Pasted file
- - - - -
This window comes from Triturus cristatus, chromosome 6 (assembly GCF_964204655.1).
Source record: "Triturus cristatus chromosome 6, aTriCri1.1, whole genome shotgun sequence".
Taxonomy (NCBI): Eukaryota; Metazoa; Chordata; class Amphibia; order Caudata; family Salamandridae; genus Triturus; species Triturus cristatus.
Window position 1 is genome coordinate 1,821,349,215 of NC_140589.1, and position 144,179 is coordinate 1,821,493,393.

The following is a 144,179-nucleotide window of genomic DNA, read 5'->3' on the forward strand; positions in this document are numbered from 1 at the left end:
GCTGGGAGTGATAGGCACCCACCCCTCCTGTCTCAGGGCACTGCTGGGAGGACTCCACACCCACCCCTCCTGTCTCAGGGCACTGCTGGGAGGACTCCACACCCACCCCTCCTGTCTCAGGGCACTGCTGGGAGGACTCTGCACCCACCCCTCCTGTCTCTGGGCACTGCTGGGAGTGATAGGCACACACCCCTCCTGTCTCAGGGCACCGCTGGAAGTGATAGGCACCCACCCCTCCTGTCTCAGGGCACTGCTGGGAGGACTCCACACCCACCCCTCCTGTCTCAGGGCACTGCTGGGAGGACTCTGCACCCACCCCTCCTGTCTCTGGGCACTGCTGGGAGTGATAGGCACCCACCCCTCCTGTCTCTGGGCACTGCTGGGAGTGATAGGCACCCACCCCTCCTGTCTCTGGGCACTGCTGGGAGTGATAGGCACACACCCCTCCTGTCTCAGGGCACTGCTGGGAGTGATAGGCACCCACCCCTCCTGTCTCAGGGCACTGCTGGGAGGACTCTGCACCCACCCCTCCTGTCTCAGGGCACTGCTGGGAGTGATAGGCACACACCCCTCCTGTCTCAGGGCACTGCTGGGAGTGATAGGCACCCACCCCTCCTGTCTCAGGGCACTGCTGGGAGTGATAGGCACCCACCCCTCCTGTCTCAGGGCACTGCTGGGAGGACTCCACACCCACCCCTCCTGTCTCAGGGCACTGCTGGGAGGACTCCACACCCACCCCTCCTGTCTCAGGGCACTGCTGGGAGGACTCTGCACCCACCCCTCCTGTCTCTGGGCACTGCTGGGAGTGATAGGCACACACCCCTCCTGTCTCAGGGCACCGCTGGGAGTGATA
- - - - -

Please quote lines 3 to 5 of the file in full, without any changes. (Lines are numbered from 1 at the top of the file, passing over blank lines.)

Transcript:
Taxonomy (NCBI): Eukaryota; Metazoa; Chordata; class Amphibia; order Caudata; family Salamandridae; genus Triturus; species Triturus cristatus.
Window position 1 is genome coordinate 1,821,349,215 of NC_140589.1, and position 144,179 is coordinate 1,821,493,393.

The following is a 144,179-nucleotide window of genomic DNA, read 5'->3' on the forward strand; positions in this document are numbered from 1 at the left end: